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Chronic glomerulonephritis

  • Alternative Names

    Glomerulonephritis - chronic; Chronic nephritis


    Treatment varies depending on the cause of the disorder, and the type and severity of symptoms. The primary treatment goal is control of symptoms. High blood pressure may be difficult to control, and it is generally the most important aspect of treatment. Current therapy includes aggressive treatment of high blood pressure with ACE inhibitors or angiotensin receptor blockers to slow the progression of kidney failure.

    Various medications may be used to attempt to control high blood pressure. Corticosteroids, immunosuppressives, or other medications may be used to treat some of the causes of chronic glomerulonephritis.

    Dietary restrictions on salt, fluids, protein, and other substances may be recommended to help control of high blood pressure or kidney failure.

    Dialysis or kidney transplantation may be necessary to control symptoms of kidney failure and to sustain life.

    Support Groups

    For information and support, see kidney disease support groups.

    Expectations (prognosis)

    The outcome varies depending on the cause. Some types of glomerulonephritis may get better on their own.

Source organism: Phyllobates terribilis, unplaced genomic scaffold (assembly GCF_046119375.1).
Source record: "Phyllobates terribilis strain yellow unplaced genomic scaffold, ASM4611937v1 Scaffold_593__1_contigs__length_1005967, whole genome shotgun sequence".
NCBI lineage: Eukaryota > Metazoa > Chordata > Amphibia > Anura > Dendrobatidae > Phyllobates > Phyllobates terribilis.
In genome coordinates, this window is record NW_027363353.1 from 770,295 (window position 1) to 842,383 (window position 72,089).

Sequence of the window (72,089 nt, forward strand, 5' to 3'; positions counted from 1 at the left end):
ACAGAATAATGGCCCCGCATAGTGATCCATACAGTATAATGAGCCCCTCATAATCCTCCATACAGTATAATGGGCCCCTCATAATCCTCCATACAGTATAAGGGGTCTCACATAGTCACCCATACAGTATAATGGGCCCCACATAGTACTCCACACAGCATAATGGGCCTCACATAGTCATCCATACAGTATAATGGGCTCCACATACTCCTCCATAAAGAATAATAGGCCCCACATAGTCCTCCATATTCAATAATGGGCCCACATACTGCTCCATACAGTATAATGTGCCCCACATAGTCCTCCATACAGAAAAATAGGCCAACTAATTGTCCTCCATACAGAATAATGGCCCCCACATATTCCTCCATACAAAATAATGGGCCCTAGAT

If nephrotic syndrome is present and can be controlled, other symptoms may be controlled. If nephrotic syndrome is present and cannot be controlled, end-stage kidney disease is likely.

    The disorder worsens at widely variable rates.

    • Nephrotic syndrome
    • Acute nephritic syndrome
    • Chronic renal failure
    • End-stage renal disease
    • Hypertension
    • Malignant hypertension
    • Fluid overload -- congestive heart failure, pulmonary edema
    • Chronic or recurrent urinary tract infection
    • Increased susceptibility to other infections

    Calling your health care provider

    Call your health care provider if disorders associated with increased risk of chronic glomerulonephritis are present, or if symptoms indicating glomerulonephritis develop.